> Thomas Lehmann wrote:
    >
    >>> class AutoValueDict(dict):
    >>> def __makeitem__(self, key):
    >>> return self.setdefault(key, {})

    >
    > I think it's bad style to invent your own __whatever__() methods, I'd rather
    > call them _whatever().


    It goes a bit beyond bad style into, "it is explicitly forbidden", I think.

    Not that "forbidden" means, "Python will prevent you from trying", just
    that it says, "Don't do it."

    Leading-and-trailing double underscores are explicitly reserved for
    Python to define as Special. They also imply a slightly different
    calling semantic: normal leading-and-trailing double underscore methods
    bypass instance lookup.

    --

    Stephen Hansen
    ... Also: Ixokai
    ... Mail: me+list/python (AT) ixokai (DOT) io
    ... Blog: http://meh.ixokai.io/


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    Stephen Hansen, Jun 16, 2010
    #5
  6. On Wed, 16 Jun 2010 09:17:47 -0700, Stephen Hansen wrote:

    > Leading-and-trailing double underscores are explicitly reserved for
    > Python to define as Special.



    That part is correct. But of course Python doesn't prevent you from
    ignoring this rule (more of a guideline really).



    > They also imply a slightly different
    > calling semantic: normal leading-and-trailing double underscore methods
    > bypass instance lookup.


    This is semi-correct. Operator overloading and other special method
    lookup bypasses instance lookup and calls type(instance).__method__ but
    that has nothing to do with the double-underscore methods themselves.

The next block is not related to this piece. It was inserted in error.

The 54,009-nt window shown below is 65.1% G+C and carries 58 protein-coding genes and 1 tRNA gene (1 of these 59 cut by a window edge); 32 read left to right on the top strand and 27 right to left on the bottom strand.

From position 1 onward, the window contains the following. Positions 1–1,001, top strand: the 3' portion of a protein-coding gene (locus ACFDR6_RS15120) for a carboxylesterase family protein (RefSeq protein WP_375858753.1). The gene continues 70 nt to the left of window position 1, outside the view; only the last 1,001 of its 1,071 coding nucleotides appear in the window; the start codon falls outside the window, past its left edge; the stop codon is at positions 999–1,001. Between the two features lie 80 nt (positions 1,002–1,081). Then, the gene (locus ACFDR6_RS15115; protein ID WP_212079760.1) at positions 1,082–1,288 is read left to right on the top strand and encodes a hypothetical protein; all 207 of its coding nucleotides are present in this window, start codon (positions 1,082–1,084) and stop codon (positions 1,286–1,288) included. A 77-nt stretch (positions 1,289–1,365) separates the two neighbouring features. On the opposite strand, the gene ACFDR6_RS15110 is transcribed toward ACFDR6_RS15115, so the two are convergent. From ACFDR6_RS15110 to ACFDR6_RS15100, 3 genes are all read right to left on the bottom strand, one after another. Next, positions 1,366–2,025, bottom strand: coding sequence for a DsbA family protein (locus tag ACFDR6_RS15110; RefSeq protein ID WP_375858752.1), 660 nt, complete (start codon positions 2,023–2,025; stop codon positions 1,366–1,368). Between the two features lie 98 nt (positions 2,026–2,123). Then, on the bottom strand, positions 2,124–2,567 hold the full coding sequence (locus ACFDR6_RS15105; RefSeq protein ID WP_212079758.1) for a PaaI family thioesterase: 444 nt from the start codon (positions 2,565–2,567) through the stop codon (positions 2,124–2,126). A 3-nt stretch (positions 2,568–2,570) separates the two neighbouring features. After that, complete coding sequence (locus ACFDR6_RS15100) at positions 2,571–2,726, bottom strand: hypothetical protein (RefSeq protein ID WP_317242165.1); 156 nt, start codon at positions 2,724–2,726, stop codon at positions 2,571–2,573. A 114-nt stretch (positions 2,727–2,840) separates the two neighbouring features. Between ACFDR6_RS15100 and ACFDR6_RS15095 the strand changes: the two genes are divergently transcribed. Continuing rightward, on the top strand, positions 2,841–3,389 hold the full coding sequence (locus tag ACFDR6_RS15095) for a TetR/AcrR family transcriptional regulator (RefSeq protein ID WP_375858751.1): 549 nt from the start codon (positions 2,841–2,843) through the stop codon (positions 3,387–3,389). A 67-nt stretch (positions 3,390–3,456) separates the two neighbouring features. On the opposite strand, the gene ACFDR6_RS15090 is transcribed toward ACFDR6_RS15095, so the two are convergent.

They operate normally if you call them by hand:


    >>> class C(object):

    .... def __add__(self, other):
    .... return "special"
    ....
    >>> c = C()
    >>> c.__add__ = lambda self, other: "not very special"
    >>> c + 4

    'special'
    >>> c.__add__(c, 4)

    'not very special'


    --
    Steven
    Steven D'Aprano, Jun 16, 2010
    #6
  7. On 6/16/10 9:34 AM, Steven D'Aprano wrote:
    > On Wed, 16 Jun 2010 09:17:47 -0700, Stephen Hansen wrote:
    >
    >> Leading-and-trailing double underscores are explicitly reserved for
    >> Python to define as Special.

    >
    >
    > That part is correct. But of course Python doesn't prevent you from
    > ignoring this rule (more of a guideline really).


    Agreed. Its a namespace reserved for Python itself to define. But
    "reserved" in the more traditional Python sense of it saying, "Please
    keep your hands off", and not, "SyntaxError: Illegal creation of new
    special method".

    >> They also imply a slightly different
    >> calling semantic: normal leading-and-trailing double underscore methods
    >> bypass instance lookup.

    >
    > This is semi-correct. Operator overloading and other special method
    > lookup bypasses instance lookup and calls type(instance).__method__ but
    > that has nothing to do with the double-underscore methods themselves.
    > They operate normally if you call them by hand:


    Well, yes; I was simplifying slightly because people don't really call
    them by hand in the normal course of events (and eventually you'll pass
    the object into some internal where it most certainly doesn't get called
    that way).

    But true, that's more accurate. :)

    --

    Stephen Hansen
    ... Also: Ixokai
    ... Mail: me+list/python (AT) ixokai (DOT) io
    ... Blog: http://meh.ixokai.io/


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    Stephen Hansen, Jun 16, 2010
    #7